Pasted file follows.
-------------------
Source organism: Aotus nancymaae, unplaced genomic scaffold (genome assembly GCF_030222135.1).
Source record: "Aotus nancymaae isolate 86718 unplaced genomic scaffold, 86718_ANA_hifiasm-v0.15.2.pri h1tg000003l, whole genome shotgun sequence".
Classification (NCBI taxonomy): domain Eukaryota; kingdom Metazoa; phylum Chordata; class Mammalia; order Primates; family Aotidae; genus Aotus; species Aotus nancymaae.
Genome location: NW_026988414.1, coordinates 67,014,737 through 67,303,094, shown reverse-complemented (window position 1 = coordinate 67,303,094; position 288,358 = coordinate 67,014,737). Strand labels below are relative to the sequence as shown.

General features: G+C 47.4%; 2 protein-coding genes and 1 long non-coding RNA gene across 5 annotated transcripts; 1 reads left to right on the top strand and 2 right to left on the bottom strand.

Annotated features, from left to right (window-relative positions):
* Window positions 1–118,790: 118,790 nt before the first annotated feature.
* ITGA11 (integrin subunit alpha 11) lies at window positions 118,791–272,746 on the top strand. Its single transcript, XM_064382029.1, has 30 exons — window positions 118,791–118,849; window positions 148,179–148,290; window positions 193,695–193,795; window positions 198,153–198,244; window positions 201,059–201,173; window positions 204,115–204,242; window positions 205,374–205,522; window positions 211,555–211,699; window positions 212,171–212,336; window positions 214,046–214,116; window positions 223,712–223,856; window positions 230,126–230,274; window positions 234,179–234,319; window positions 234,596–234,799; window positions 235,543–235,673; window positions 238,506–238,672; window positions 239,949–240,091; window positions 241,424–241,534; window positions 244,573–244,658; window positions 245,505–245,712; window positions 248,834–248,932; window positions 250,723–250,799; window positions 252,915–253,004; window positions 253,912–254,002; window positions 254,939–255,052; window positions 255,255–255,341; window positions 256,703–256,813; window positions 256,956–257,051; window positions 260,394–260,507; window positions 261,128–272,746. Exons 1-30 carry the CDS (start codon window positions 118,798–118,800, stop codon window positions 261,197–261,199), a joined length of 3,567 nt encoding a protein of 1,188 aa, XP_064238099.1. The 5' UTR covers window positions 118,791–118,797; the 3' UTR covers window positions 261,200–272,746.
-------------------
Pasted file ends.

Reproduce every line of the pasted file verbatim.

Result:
Source organism: Aotus nancymaae, unplaced genomic scaffold (genome assembly GCF_030222135.1).
Source record: "Aotus nancymaae isolate 86718 unplaced genomic scaffold, 86718_ANA_hifiasm-v0.15.2.pri h1tg000003l, whole genome shotgun sequence".
Classification (NCBI taxonomy): domain Eukaryota; kingdom Metazoa; phylum Chordata; class Mammalia; order Primates; family Aotidae; genus Aotus; species Aotus nancymaae.
Genome location: NW_026988414.1, coordinates 67,014,737 through 67,303,094, shown reverse-complemented (window position 1 = coordinate 67,303,094; position 288,358 = coordinate 67,014,737). Strand labels below are relative to the sequence as shown.

General features: G+C 47.4%; 2 protein-coding genes and 1 long non-coding RNA gene across 5 annotated transcripts; 1 reads left to right on the top strand and 2 right to left on the bottom strand.

Annotated features, from left to right (window-relative positions):
* Window positions 1–118,790: 118,790 nt before the first annotated feature.
* ITGA11 (integrin subunit alpha 11) lies at window positions 118,791–272,746 on the top strand. Its single transcript, XM_064382029.1, has 30 exons — window positions 118,791–118,849; window positions 148,179–148,290; window positions 193,695–193,795; window positions 198,153–198,244; window positions 201,059–201,173; window positions 204,115–204,242; window positions 205,374–205,522; window positions 211,555–211,699; window positions 212,171–212,336; window positions 214,046–214,116; window positions 223,712–223,856; window positions 230,126–230,274; window positions 234,179–234,319; window positions 234,596–234,799; window positions 235,543–235,673; window positions 238,506–238,672; window positions 239,949–240,091; window positions 241,424–241,534; window positions 244,573–244,658; window positions 245,505–245,712; window positions 248,834–248,932; window positions 250,723–250,799; window positions 252,915–253,004; window positions 253,912–254,002; window positions 254,939–255,052; window positions 255,255–255,341; window positions 256,703–256,813; window positions 256,956–257,051; window positions 260,394–260,507; window positions 261,128–272,746. Exons 1-30 carry the CDS (start codon window positions 118,798–118,800, stop codon window positions 261,197–261,199), a joined length of 3,567 nt encoding a protein of 1,188 aa, XP_064238099.1. The 5' UTR covers window positions 118,791–118,797; the 3' UTR covers window positions 261,200–272,746.